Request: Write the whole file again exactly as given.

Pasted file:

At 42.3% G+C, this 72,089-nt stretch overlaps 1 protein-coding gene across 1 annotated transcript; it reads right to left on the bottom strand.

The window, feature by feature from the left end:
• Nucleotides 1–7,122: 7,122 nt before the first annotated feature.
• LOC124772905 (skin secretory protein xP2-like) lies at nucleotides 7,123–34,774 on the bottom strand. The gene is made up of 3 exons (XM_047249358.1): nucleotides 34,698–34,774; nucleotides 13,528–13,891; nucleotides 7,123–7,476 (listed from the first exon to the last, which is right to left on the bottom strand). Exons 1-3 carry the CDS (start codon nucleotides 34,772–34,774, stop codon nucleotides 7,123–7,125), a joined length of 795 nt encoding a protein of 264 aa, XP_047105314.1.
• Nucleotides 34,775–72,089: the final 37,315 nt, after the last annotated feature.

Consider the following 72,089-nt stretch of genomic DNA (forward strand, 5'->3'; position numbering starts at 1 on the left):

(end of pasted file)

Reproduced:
At 42.3% G+C, this 72,089-nt stretch overlaps 1 protein-coding gene across 1 annotated transcript; it reads right to left on the bottom strand.

The window, feature by feature from the left end:
• Nucleotides 1–7,122: 7,122 nt before the first annotated feature.
• LOC124772905 (skin secretory protein xP2-like) lies at nucleotides 7,123–34,774 on the bottom strand. The gene is made up of 3 exons (XM_047249358.1): nucleotides 34,698–34,774; nucleotides 13,528–13,891; nucleotides 7,123–7,476 (listed from the first exon to the last, which is right to left on the bottom strand). Exons 1-3 carry the CDS (start codon nucleotides 34,772–34,774, stop codon nucleotides 7,123–7,125), a joined length of 795 nt encoding a protein of 264 aa, XP_047105314.1.
• Nucleotides 34,775–72,089: the final 37,315 nt, after the last annotated feature.

Consider the following 72,089-nt stretch of genomic DNA (forward strand, 5'->3'; position numbering starts at 1 on the left):